Dalia gets more and more shocked. She just whispers “it’s a business class wagon…”
My head starts boiling of ideas. “Listen, I’ve got a super-tasty Icelandic chocolate, I just bought it in duty-free shop in Iceland. And I’ve got a pack of nuts, and a unique Ukrainian delicacy – some halva from my native town of Druzhkovka in Ukraine. It’s all packaged and sealed! And it’s a much healthier food than those harmful chips! Please, come on, buy them from me! And I give you some more money in Prague too!”
Now she is looking at me, even more shocked. I understand her feelings)) No comments…
And… she says “Yes. Ok”.
I rush to my compartment and get the Icelandic chocolate I bought for a present (that’s right, in Iceland they love coffee, and produce chocolate from imported coffee-beans), and the nuts, and the Druzhkovka Halva my mum gave me (luckily, I haven’t eaten it during the trip)))
I get 22 euros and rush to the conductor. With a stone face (but I noticed blinks of surprise) she takes the money and gives me the ticket saying: “this ticket is valid only till the border with the Czech Republic. There, you must buy a new one from Czech conductors”.
Shoot! All right, that’s gonna be in my dear Czechia, I’m gonna make something up. At least, I didn’t get off in German forests, which is good.
So, I go to the compartment. For some reason, my American friend is seating in a closed compartment between two police officers with the same shocked look on her face, and telling something to them. What a weird train…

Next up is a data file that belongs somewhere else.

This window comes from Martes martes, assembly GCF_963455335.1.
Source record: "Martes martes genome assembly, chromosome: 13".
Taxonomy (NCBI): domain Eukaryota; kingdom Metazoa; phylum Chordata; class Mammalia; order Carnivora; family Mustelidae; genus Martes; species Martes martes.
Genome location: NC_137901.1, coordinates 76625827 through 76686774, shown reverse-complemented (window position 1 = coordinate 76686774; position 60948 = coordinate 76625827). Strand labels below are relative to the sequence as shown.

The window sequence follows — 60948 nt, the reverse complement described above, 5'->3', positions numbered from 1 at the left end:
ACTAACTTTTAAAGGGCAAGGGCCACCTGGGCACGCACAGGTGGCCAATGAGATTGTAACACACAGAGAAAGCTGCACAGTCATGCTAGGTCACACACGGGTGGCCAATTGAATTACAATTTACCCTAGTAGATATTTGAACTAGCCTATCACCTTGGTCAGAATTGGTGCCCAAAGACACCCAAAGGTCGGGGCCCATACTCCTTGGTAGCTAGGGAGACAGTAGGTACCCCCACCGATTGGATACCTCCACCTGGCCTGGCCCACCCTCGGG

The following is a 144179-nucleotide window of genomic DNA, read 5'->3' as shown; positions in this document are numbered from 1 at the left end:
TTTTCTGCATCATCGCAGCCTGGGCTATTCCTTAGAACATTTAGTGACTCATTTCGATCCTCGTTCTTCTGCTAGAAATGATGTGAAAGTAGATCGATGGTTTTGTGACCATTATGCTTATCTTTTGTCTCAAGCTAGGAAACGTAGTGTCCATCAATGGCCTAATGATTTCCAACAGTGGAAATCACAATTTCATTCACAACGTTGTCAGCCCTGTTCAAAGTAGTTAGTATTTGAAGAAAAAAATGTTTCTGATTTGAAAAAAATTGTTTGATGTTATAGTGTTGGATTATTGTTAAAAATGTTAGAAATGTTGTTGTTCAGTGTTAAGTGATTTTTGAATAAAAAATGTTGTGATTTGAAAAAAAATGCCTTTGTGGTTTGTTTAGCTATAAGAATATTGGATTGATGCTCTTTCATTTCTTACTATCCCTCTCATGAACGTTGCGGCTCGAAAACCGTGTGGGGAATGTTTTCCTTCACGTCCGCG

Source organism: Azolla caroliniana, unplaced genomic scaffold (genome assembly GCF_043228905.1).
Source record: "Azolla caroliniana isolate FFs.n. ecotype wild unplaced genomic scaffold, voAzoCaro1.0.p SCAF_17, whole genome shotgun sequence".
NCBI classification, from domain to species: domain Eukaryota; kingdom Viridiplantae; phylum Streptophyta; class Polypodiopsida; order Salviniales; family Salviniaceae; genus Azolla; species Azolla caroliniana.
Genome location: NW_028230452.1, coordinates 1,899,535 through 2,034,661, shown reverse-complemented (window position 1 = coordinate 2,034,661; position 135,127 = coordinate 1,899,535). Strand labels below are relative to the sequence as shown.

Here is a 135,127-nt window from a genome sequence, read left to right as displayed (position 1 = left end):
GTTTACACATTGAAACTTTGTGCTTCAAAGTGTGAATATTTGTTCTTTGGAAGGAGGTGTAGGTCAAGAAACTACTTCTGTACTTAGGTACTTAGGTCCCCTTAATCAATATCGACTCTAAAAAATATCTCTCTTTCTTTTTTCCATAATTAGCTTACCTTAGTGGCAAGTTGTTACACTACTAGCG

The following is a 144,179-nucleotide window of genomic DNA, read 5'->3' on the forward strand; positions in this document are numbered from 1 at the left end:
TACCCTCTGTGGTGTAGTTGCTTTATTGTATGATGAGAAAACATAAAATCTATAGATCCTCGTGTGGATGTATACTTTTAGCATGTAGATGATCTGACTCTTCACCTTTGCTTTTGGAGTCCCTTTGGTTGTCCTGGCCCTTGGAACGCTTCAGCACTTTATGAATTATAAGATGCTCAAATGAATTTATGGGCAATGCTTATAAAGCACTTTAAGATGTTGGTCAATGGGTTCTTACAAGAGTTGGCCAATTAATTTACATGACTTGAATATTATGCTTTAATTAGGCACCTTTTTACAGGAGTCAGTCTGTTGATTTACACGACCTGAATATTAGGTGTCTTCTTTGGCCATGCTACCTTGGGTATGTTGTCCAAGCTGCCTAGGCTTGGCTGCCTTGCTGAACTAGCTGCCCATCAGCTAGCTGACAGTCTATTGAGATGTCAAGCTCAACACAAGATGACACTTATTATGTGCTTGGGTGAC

Soon, after they leave and she remains alone, I move to her compartment. We are screaming with laughter. And she still doesn’t believe in this business class wagon)))
It’s a border with Czech Republic now. “Dobry den!” – the door opens, and a Czech conductor wants to see my ticket. I show him my seat reservation and the ticket I’ve bought. He takes some time to think and calculate, and produces his verdict: “You need another ticket from Plzen to Prague. It’s 240 korunas, please”. I hand out my card… Of course, I know what he’s gonna tell me now… “CARDS ARE NOT ACCEPTED. YOU MUST PAY 240 korunas CASH OR GET OFF THE NEXT STATION”…
P.S. Well, I did manage to get to Prague by the same Albert Einstein train. My new friend Dalia also reached Prague safely. Well, except for a couple of characters that sat next to her later during the trip – a trouble-making Czech child, who kept getting into her purse, trying to find something there, and an old man, who was were loud, for about 30 minutes expressing his displeasure and disaffection with the ill-mannered conductor)))))
I am sure, both she and I will long remember the business class of Albert Einstein train. As well as Icelandic chocolate&halva from Druzhkovka.
P.S. And, certainly, if you’re still thinking whether you should drag yourself into this country and whether it’s worth spending on a trip to Iceland… and if you’re still wondering what on Earth to do in this remote country of fire, ice, rain, and wind, then my advice to you is: YOU MOST CERTAINLY SHOULD go for it. Especially, if you love nature, incredible scenery, not crowded places, and Bjork; and if you wish to experience all the elements of nature during one trip – Iceland is for you, then.
I’ll be glad to answer your questions and share my experience with you in more details. I have a wonderful National Geographic map featuring a great roadmap (even the smallest passages) and different points on it. Feel free to keep in touch)
And the Iceland Image Gallery is here. Hope you’ll enjoy 42 photos.
Yours, Improviser traveler,
Alina Ushcheka ))))